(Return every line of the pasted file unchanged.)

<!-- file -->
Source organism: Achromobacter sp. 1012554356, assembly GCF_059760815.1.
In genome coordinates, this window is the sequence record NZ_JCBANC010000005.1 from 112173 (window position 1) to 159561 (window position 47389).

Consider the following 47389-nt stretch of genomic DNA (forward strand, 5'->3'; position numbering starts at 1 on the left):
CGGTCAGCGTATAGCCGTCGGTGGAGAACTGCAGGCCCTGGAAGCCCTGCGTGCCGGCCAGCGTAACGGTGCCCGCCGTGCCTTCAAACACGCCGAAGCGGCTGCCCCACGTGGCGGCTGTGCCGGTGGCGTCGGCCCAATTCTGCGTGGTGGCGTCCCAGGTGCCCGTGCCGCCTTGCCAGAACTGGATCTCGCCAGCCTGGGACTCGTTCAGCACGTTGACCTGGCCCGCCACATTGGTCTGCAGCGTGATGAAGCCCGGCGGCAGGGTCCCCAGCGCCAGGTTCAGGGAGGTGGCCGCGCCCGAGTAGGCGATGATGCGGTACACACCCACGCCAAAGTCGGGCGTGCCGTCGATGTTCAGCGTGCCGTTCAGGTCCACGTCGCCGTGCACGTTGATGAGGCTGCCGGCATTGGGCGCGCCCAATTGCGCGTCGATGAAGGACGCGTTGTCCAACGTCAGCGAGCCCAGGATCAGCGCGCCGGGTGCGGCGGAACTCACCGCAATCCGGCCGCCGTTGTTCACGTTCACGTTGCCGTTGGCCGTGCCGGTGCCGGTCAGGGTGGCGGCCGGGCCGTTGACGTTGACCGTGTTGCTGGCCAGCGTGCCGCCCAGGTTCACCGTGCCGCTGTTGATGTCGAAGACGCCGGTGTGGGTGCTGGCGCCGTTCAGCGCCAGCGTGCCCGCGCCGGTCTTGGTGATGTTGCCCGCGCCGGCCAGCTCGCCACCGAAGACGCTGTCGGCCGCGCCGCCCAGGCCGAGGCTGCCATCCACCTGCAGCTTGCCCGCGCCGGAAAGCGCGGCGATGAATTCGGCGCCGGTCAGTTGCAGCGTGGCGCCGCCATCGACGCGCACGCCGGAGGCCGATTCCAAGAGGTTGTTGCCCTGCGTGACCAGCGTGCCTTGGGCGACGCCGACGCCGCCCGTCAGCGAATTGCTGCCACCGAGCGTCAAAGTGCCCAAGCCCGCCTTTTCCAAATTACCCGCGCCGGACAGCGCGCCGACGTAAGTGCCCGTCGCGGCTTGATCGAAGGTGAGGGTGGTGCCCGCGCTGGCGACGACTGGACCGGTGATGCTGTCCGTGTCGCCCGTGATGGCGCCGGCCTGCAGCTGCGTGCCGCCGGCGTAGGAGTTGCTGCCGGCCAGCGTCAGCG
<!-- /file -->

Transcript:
Source organism: Achromobacter sp. 1012554356, assembly GCF_059760815.1.
In genome coordinates, this window is the sequence record NZ_JCBANC010000005.1 from 112173 (window position 1) to 159561 (window position 47389).

Consider the following 47389-nt stretch of genomic DNA (forward strand, 5'->3'; position numbering starts at 1 on the left):
CGGTCAGCGTATAGCCGTCGGTGGAGAACTGCAGGCCCTGGAAGCCCTGCGTGCCGGCCAGCGTAACGGTGCCCGCCGTGCCTTCAAACACGCCGAAGCGGCTGCCCCACGTGGCGGCTGTGCCGGTGGCGTCGGCCCAATTCTGCGTGGTGGCGTCCCAGGTGCCCGTGCCGCCTTGCCAGAACTGGATCTCGCCAGCCTGGGACTCGTTCAGCACGTTGACCTGGCCCGCCACATTGGTCTGCAGCGTGATGAAGCCCGGCGGCAGGGTCCCCAGCGCCAGGTTCAGGGAGGTGGCCGCGCCCGAGTAGGCGATGATGCGGTACACACCCACGCCAAAGTCGGGCGTGCCGTCGATGTTCAGCGTGCCGTTCAGGTCCACGTCGCCGTGCACGTTGATGAGGCTGCCGGCATTGGGCGCGCCCAATTGCGCGTCGATGAAGGACGCGTTGTCCAACGTCAGCGAGCCCAGGATCAGCGCGCCGGGTGCGGCGGAACTCACCGCAATCCGGCCGCCGTTGTTCACGTTCACGTTGCCGTTGGCCGTGCCGGTGCCGGTCAGGGTGGCGGCCGGGCCGTTGACGTTGACCGTGTTGCTGGCCAGCGTGCCGCCCAGGTTCACCGTGCCGCTGTTGATGTCGAAGACGCCGGTGTGGGTGCTGGCGCCGTTCAGCGCCAGCGTGCCCGCGCCGGTCTTGGTGATGTTGCCCGCGCCGGCCAGCTCGCCACCGAAGACGCTGTCGGCCGCGCCGCCCAGGCCGAGGCTGCCATCCACCTGCAGCTTGCCCGCGCCGGAAAGCGCGGCGATGAATTCGGCGCCGGTCAGTTGCAGCGTGGCGCCGCCATCGACGCGCACGCCGGAGGCCGATTCCAAGAGGTTGTTGCCCTGCGTGACCAGCGTGCCTTGGGCGACGCCGACGCCGCCCGTCAGCGAATTGCTGCCACCGAGCGTCAAAGTGCCCAAGCCCGCCTTTTCCAAATTACCCGCGCCGGACAGCGCGCCGACGTAAGTGCCCGTCGCGGCTTGATCGAAGGTGAGGGTGGTGCCCGCGCTGGCGACGACTGGACCGGTGATGCTGTCCGTGTCGCCCGTGATGGCGCCGGCCTGCAGCTGCGTGCCGCCGGCGTAGGAGTTGCTGCCGGCCAGCGTCAGCG